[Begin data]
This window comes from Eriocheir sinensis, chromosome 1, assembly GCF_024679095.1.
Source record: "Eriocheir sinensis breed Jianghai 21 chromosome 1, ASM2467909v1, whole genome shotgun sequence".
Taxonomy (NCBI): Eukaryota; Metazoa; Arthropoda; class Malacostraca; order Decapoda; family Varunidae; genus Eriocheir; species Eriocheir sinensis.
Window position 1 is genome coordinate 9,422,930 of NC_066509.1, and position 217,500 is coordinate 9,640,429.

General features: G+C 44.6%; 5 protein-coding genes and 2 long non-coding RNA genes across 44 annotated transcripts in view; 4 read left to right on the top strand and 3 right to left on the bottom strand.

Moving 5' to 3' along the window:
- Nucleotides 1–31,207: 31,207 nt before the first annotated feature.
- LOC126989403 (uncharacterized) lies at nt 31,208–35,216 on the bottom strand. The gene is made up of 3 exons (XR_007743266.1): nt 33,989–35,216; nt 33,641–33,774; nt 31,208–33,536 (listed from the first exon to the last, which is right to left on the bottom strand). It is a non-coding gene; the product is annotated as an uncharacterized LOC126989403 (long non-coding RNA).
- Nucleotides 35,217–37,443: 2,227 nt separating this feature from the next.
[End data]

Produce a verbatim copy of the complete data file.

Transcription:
This window comes from Eriocheir sinensis, chromosome 1, assembly GCF_024679095.1.
Source record: "Eriocheir sinensis breed Jianghai 21 chromosome 1, ASM2467909v1, whole genome shotgun sequence".
Taxonomy (NCBI): Eukaryota; Metazoa; Arthropoda; class Malacostraca; order Decapoda; family Varunidae; genus Eriocheir; species Eriocheir sinensis.
Window position 1 is genome coordinate 9,422,930 of NC_066509.1, and position 217,500 is coordinate 9,640,429.

General features: G+C 44.6%; 5 protein-coding genes and 2 long non-coding RNA genes across 44 annotated transcripts in view; 4 read left to right on the top strand and 3 right to left on the bottom strand.

Moving 5' to 3' along the window:
- Nucleotides 1–31,207: 31,207 nt before the first annotated feature.
- LOC126989403 (uncharacterized) lies at nt 31,208–35,216 on the bottom strand. The gene is made up of 3 exons (XR_007743266.1): nt 33,989–35,216; nt 33,641–33,774; nt 31,208–33,536 (listed from the first exon to the last, which is right to left on the bottom strand). It is a non-coding gene; the product is annotated as an uncharacterized LOC126989403 (long non-coding RNA).
- Nucleotides 35,217–37,443: 2,227 nt separating this feature from the next.